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Prison Music Program Not Constitutionally Required

A Pennsylvania federal district court has held that limitations imposed by prison officials on prisoners performing in “independent” music programs do not violate the constitution. The ruling came after a three-day non-jury trial in a civil rights action filed by prisoner Richard Young.

Young was a prisoner at Pennsylvania’s Graterford Prison, where he was involved in the facility's Independent Band Program. He was a guitarist in a prison band called “Dark Mischief.” The program came to a crashing halt due to a public uproar over VH-1 airing a piece on the Graterford music program that featured Dark Mischief.

The mother of one of the band member’s murder victims started the outcry, criticizing the “glorification” of the prison music program by the media. The Pennsylvania Legislature passed a resolution urging VH-1 to donate the show’s proceeds to the Commonwealth’s Office of Victim Advocates. Governor Schweiker appeared on “The O’Reilly Factor” in October 2002, stating the Secretary of Pennsylvania's Department of Corrections (PDOC) and Graterford’s Superintendent “ought to have their heads examined” for allowing the prisoner band to perform on television.

Gov. Schweiker ordered the music program stopped at Graterford. A suspension of the program ensued, but cooler heads prevailed. A committee was ordered to study all PDOC music programs. The committee learned that the Independent Band Program allowed up to sixty prisoners to practice on three different floors, which was seen as a security threat because they were often unsupervised.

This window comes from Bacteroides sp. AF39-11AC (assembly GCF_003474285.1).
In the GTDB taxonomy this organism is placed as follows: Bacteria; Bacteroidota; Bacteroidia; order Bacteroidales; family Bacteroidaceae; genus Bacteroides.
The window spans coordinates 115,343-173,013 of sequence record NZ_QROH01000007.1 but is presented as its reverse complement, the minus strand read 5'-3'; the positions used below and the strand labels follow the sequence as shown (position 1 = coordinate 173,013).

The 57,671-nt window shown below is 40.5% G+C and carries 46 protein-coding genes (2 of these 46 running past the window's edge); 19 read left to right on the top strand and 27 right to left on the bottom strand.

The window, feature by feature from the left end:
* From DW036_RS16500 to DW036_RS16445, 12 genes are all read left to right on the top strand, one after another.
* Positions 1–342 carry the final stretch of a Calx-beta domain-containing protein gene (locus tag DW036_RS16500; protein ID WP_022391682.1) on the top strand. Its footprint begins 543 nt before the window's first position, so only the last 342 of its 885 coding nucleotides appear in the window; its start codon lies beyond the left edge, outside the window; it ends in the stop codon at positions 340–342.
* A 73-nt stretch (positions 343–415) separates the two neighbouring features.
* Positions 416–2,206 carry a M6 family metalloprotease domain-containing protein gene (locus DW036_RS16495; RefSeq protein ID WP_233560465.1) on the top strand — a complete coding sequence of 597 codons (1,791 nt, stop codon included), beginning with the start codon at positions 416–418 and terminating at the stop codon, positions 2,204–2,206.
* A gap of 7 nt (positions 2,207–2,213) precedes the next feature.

A new music program was instituted that severely limited the practice of institutional bands and musical groups sponsored by prisoners. The musical groups could only perform at talent shows and special events convened at the discretion of the Superintendent. Practice was limited to three hours before the show, and rehearsals had to take place in the auditorium under the direct supervision of staff.

The district court held that musical expression is an expressive form of entertainment that is protected by the First Amendment. The test of Turner v. Safely, 482 U.S. 78 (1987) was applied to determine if Young’s right of expression had been violated by the new restrictive rules.

The Court found the prison music programs before and after the VH-1 incident were essentially the same -- various music classes were still available, and prisoners could still join bands. Talent shows and special events took place up to three times a year, and prisoners could perform music individually in their cells.

As a result the Court held 1) Prisoners have other means to exercise their right to play music; 2) Accommodating the plaintiff’s right to go back to the “old” music program would undermine prison safety; and 3) There was an alternative available to accommodate the plaintiff's rights without serious risk to prison safety. Thus, Young’s First Amendment claim failed.

The district court further held that Graterford’s religious music program did not violate the Establishment Clause, and that the religious music program was not an Equal Protection violation. The Court entered judgment for the prison official defendants. See: Young v. Beard, USDC, ED PA, Case No, 04-2211 (Jan. 31, 2007), 2007 WL 339031.

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